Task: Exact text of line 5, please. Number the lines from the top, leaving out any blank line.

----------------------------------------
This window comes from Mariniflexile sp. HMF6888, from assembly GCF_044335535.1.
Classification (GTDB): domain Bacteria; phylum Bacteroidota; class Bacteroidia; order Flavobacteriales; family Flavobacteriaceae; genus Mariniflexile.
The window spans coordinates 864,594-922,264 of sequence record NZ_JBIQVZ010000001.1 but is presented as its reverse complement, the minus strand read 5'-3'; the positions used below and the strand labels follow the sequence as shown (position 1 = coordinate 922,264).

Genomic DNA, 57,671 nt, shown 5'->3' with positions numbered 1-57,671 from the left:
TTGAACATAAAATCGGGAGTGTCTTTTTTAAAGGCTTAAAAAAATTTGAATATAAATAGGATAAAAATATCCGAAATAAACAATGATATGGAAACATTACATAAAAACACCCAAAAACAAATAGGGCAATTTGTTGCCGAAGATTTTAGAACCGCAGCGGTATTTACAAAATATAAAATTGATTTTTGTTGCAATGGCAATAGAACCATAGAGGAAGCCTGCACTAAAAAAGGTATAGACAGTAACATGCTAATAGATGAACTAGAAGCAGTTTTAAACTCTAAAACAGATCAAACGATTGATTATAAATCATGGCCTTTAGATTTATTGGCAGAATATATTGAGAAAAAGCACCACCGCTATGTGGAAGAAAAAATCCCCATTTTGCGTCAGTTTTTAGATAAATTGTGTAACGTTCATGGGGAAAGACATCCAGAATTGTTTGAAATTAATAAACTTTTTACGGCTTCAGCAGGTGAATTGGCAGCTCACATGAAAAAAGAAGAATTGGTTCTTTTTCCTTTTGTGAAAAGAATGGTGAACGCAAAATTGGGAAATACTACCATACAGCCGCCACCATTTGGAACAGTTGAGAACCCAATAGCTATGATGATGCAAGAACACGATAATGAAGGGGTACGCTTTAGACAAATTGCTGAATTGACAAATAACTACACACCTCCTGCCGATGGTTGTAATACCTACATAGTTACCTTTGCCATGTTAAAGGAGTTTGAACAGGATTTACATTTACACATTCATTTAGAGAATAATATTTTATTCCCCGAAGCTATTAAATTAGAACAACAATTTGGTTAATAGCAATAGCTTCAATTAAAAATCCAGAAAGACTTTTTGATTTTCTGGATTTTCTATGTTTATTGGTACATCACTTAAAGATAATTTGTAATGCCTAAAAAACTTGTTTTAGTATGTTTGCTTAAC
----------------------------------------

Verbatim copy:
TTGAACATAAAATCGGGAGTGTCTTTTTTAAAGGCTTAAAAAAATTTGAATATAAATAGGATAAAAATATCCGAAATAAACAATGATATGGAAACATTACATAAAAACACCCAAAAACAAATAGGGCAATTTGTTGCCGAAGATTTTAGAACCGCAGCGGTATTTACAAAATATAAAATTGATTTTTGTTGCAATGGCAATAGAACCATAGAGGAAGCCTGCACTAAAAAAGGTATAGACAGTAACATGCTAATAGATGAACTAGAAGCAGTTTTAAACTCTAAAACAGATCAAACGATTGATTATAAATCATGGCCTTTAGATTTATTGGCAGAATATATTGAGAAAAAGCACCACCGCTATGTGGAAGAAAAAATCCCCATTTTGCGTCAGTTTTTAGATAAATTGTGTAACGTTCATGGGGAAAGACATCCAGAATTGTTTGAAATTAATAAACTTTTTACGGCTTCAGCAGGTGAATTGGCAGCTCACATGAAAAAAGAAGAATTGGTTCTTTTTCCTTTTGTGAAAAGAATGGTGAACGCAAAATTGGGAAATACTACCATACAGCCGCCACCATTTGGAACAGTTGAGAACCCAATAGCTATGATGATGCAAGAACACGATAATGAAGGGGTACGCTTTAGACAAATTGCTGAATTGACAAATAACTACACACCTCCTGCCGATGGTTGTAATACCTACATAGTTACCTTTGCCATGTTAAAGGAGTTTGAACAGGATTTACATTTACACATTCATTTAGAGAATAATATTTTATTCCCCGAAGCTATTAAATTAGAACAACAATTTGGTTAATAGCAATAGCTTCAATTAAAAATCCAGAAAGACTTTTTGATTTTCTGGATTTTCTATGTTTATTGGTACATCACTTAAAGATAATTTGTAATGCCTAAAAAACTTGTTTTAGTATGTTTGCTTAAC